Ross must open his mind — and cheque book — to save our buses

Our future depends on our public transport service, which has been starved of public funding for decades by government ministers who wouldn’t recognise a bus if it ran them over, writes Victoria White

Ross must open his mind — and cheque book — to save our buses

(This column prompted a letter to the editor that can be read below)

SHANE ROSS, brought into emergency conclave with the Independent Alliance yesterday by the Garda whistleblower controversy, should have been in emergency mode for weeks.

The threat of all-out strike by Bus Éireann workers has been averted for now as the National Bus and Railworkers Union and Siptu have agreed to hold talks with the Workplace Relations Commission in the hope that we won’t have stoppages within days.

The situation now facing public transport users is as strong an indication of dysfunctionality within our government as the botched handling of the whistleblower revelations.

Ross’s position does not seem to go much beyond the statement that he’s not going to “open the cheque book”. You would think he was talking to an errant teenager who’d sat on a cigarette and wanted a new pair of designer jeans, not the public transport system of this country. Our future depends on our public transport service, which has been starved of public funding for decades by government ministers who wouldn’t recognise a bus if it ran them over.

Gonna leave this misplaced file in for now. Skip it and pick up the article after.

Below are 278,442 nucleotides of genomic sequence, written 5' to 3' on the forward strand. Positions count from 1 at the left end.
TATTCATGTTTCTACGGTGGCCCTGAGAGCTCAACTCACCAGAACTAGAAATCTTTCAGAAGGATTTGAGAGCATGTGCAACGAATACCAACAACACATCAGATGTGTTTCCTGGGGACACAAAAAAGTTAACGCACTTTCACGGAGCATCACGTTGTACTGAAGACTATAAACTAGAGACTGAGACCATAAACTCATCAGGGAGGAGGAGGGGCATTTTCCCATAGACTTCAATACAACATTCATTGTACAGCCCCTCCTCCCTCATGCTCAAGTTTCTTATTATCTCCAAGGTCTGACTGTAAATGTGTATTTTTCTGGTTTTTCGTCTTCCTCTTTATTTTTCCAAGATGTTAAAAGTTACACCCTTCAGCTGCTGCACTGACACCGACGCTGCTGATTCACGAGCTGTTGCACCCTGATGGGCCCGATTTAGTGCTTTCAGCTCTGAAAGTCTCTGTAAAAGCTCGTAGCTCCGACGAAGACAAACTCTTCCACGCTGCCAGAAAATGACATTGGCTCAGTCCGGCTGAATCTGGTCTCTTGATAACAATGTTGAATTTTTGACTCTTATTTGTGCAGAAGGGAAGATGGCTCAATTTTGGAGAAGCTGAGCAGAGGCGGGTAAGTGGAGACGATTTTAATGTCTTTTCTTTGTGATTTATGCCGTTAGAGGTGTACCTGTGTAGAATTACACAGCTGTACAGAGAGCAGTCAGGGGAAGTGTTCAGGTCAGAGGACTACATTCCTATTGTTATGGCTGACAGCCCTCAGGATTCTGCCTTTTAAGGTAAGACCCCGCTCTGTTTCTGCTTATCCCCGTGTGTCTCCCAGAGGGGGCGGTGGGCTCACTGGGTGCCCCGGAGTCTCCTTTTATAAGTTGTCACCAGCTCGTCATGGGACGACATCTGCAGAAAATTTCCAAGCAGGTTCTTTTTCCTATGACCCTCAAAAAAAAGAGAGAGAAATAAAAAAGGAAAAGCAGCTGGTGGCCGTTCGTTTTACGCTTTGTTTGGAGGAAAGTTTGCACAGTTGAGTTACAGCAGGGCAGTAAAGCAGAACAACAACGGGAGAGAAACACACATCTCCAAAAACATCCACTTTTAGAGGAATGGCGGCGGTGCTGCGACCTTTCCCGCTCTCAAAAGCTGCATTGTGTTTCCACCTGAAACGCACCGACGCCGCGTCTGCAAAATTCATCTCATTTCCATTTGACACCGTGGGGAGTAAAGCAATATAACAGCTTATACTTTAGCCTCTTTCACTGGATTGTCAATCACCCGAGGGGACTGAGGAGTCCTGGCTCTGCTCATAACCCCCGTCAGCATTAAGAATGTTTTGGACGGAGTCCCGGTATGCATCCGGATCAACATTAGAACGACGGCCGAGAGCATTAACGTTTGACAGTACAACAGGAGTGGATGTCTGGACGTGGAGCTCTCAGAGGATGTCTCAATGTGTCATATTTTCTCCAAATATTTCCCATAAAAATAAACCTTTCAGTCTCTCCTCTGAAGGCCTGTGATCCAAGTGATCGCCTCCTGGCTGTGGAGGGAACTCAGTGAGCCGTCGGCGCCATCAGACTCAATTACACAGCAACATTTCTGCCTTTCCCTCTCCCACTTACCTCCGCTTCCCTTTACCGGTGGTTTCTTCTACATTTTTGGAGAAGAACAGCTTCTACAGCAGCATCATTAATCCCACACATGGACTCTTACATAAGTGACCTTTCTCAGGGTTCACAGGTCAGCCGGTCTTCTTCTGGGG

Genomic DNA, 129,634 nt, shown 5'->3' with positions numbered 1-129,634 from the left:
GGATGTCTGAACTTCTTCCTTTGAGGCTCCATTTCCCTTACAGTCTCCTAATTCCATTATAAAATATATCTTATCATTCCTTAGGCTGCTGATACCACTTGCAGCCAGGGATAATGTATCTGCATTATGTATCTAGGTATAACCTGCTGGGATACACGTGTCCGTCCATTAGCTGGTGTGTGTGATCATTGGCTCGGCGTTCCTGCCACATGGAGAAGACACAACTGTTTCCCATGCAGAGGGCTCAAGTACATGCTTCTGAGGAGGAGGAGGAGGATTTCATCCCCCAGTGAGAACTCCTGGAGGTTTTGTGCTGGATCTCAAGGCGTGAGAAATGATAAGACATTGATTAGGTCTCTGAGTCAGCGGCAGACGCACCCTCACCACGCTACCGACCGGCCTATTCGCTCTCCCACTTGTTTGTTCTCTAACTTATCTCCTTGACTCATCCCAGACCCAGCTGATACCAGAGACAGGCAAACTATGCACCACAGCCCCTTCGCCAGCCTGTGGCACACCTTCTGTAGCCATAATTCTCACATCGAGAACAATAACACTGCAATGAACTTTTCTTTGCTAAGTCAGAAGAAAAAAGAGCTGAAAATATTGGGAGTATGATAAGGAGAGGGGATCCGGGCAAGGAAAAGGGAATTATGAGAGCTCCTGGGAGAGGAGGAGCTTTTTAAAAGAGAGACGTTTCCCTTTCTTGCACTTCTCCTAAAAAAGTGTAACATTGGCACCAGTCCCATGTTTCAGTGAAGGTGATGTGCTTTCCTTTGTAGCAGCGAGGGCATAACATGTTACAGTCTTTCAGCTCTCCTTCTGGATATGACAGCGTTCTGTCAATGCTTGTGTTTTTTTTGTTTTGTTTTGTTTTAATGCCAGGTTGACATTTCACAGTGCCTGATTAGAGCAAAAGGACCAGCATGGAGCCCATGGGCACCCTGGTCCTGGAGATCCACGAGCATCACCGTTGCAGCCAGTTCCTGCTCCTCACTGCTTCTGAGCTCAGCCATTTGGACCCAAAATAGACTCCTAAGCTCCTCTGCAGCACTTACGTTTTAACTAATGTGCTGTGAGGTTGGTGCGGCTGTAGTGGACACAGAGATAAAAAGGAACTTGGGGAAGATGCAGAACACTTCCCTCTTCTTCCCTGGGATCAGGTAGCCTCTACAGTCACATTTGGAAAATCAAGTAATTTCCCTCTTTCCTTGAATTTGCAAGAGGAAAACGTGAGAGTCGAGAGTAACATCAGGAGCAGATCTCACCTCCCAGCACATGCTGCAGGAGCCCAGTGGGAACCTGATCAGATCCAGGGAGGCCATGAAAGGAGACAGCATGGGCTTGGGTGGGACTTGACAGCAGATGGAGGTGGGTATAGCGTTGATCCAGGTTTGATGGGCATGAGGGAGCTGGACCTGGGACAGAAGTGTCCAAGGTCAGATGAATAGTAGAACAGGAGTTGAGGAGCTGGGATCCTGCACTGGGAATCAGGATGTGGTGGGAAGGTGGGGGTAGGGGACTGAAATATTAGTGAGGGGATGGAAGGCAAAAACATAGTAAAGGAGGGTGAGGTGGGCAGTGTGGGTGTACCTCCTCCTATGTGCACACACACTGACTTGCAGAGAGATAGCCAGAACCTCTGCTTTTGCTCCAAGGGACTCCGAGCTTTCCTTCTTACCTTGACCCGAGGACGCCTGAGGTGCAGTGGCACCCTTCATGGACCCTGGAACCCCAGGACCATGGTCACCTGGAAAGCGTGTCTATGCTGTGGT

Let’s be clear about one thing: if this man is truly a minister for transport is he going to have to “open the cheque book”. An independent report carried out for Bus Éireann in 2009 found the company to be revenue-funded by 12%. By comparison, Conexxion in the Netherlands is 49% funded, Post Auto in Switzerland is 51%, and TEC Belgium is 78%. Deloitte also found that there was limited scope for cost-saving from network and scheduling changes because they were “largely efficient”.

State funding for the company is still not even at the 2008 point, €48m, with the figure for 2017 promised to represent an increase of around 11% on last year’s €40m.

Meanwhile the National Transport Authority has continued to grant multiple licences to private operators to work the most commercially successful inter-city routes.